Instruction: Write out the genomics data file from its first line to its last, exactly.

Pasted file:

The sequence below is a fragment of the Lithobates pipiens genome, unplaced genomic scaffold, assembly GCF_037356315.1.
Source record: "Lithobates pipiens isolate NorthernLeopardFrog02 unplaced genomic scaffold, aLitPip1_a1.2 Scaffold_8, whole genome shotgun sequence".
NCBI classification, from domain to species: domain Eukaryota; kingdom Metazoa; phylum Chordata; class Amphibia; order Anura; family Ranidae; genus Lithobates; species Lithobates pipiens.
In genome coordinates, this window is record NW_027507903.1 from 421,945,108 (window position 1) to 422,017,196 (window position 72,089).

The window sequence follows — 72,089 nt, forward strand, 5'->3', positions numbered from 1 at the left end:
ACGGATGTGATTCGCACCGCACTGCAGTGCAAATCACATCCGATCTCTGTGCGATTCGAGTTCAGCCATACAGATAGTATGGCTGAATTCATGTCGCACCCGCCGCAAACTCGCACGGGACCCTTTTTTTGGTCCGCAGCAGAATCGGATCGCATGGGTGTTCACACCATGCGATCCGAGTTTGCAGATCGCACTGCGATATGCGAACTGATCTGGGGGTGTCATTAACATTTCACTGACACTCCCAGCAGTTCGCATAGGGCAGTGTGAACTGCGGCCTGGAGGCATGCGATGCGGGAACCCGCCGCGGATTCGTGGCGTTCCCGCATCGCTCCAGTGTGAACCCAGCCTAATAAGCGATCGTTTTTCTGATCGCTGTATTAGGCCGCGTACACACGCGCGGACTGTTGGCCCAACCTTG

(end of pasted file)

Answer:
The sequence below is a fragment of the Lithobates pipiens genome, unplaced genomic scaffold, assembly GCF_037356315.1.
Source record: "Lithobates pipiens isolate NorthernLeopardFrog02 unplaced genomic scaffold, aLitPip1_a1.2 Scaffold_8, whole genome shotgun sequence".
NCBI classification, from domain to species: domain Eukaryota; kingdom Metazoa; phylum Chordata; class Amphibia; order Anura; family Ranidae; genus Lithobates; species Lithobates pipiens.
In genome coordinates, this window is record NW_027507903.1 from 421,945,108 (window position 1) to 422,017,196 (window position 72,089).

The window sequence follows — 72,089 nt, forward strand, 5'->3', positions numbered from 1 at the left end:
ACGGATGTGATTCGCACCGCACTGCAGTGCAAATCACATCCGATCTCTGTGCGATTCGAGTTCAGCCATACAGATAGTATGGCTGAATTCATGTCGCACCCGCCGCAAACTCGCACGGGACCCTTTTTTTGGTCCGCAGCAGAATCGGATCGCATGGGTGTTCACACCATGCGATCCGAGTTTGCAGATCGCACTGCGATATGCGAACTGATCTGGGGGTGTCATTAACATTTCACTGACACTCCCAGCAGTTCGCATAGGGCAGTGTGAACTGCGGCCTGGAGGCATGCGATGCGGGAACCCGCCGCGGATTCGTGGCGTTCCCGCATCGCTCCAGTGTGAACCCAGCCTAATAAGCGATCGTTTTTCTGATCGCTGTATTAGGCCGCGTACACACGCGCGGACTGTTGGCCCAACCTTG